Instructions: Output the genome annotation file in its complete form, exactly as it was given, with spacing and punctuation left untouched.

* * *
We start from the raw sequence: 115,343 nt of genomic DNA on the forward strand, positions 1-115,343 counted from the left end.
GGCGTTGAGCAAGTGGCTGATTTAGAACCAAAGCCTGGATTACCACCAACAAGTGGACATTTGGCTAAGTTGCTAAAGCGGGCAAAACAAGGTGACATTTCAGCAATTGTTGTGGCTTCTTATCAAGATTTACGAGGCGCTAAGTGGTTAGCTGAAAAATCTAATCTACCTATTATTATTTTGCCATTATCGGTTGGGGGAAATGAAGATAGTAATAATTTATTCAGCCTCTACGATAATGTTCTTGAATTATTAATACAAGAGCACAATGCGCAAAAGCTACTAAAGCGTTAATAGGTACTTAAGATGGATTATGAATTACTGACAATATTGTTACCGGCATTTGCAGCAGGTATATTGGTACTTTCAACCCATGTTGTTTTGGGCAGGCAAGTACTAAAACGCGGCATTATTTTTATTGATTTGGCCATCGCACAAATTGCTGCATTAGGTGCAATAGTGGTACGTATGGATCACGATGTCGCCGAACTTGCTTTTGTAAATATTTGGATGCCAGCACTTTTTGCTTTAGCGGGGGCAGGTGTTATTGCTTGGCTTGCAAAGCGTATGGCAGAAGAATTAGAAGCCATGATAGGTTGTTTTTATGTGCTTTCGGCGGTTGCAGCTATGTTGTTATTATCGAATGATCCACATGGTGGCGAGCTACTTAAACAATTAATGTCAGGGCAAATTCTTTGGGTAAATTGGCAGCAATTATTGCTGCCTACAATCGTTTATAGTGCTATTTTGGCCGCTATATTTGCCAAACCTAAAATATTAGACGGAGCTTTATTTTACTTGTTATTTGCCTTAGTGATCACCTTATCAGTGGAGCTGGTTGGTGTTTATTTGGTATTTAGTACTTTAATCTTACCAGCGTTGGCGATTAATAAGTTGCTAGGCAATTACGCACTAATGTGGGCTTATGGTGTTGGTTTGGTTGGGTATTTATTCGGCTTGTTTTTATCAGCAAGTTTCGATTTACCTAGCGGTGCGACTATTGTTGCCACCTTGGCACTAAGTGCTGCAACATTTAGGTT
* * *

We start from the raw sequence: 115,343 nt of genomic DNA on the forward strand, positions 1-115,343 counted from the left end.
GGCGTTGAGCAAGTGGCTGATTTAGAACCAAAGCCTGGATTACCACCAACAAGTGGACATTTGGCTAAGTTGCTAAAGCGGGCAAAACAAGGTGACATTTCAGCAATTGTTGTGGCTTCTTATCAAGATTTACGAGGCGCTAAGTGGTTAGCTGAAAAATCTAATCTACCTATTATTATTTTGCCATTATCGGTTGGGGGAAATGAAGATAGTAATAATTTATTCAGCCTCTACGATAATGTTCTTGAATTATTAATACAAGAGCACAATGCGCAAAAGCTACTAAAGCGTTAATAGGTACTTAAGATGGATTATGAATTACTGACAATATTGTTACCGGCATTTGCAGCAGGTATATTGGTACTTTCAACCCATGTTGTTTTGGGCAGGCAAGTACTAAAACGCGGCATTATTTTTATTGATTTGGCCATCGCACAAATTGCTGCATTAGGTGCAATAGTGGTACGTATGGATCACGATGTCGCCGAACTTGCTTTTGTAAATATTTGGATGCCAGCACTTTTTGCTTTAGCGGGGGCAGGTGTTATTGCTTGGCTTGCAAAGCGTATGGCAGAAGAATTAGAAGCCATGATAGGTTGTTTTTATGTGCTTTCGGCGGTTGCAGCTATGTTGTTATTATCGAATGATCCACATGGTGGCGAGCTACTTAAACAATTAATGTCAGGGCAAATTCTTTGGGTAAATTGGCAGCAATTATTGCTGCCTACAATCGTTTATAGTGCTATTTTGGCCGCTATATTTGCCAAACCTAAAATATTAGACGGAGCTTTATTTTACTTGTTATTTGCCTTAGTGATCACCTTATCAGTGGAGCTGGTTGGTGTTTATTTGGTATTTAGTACTTTAATCTTACCAGCGTTGGCGATTAATAAGTTGCTAGGCAATTACGCACTAATGTGGGCTTATGGTGTTGGTTTGGTTGGGTATTTATTCGGCTTGTTTTTATCAGCAAGTTTCGATTTACCTAGCGGTGCGACTATTGTTGCCACCTTGGCACTAAGTGCTGCAACATTTAGGTT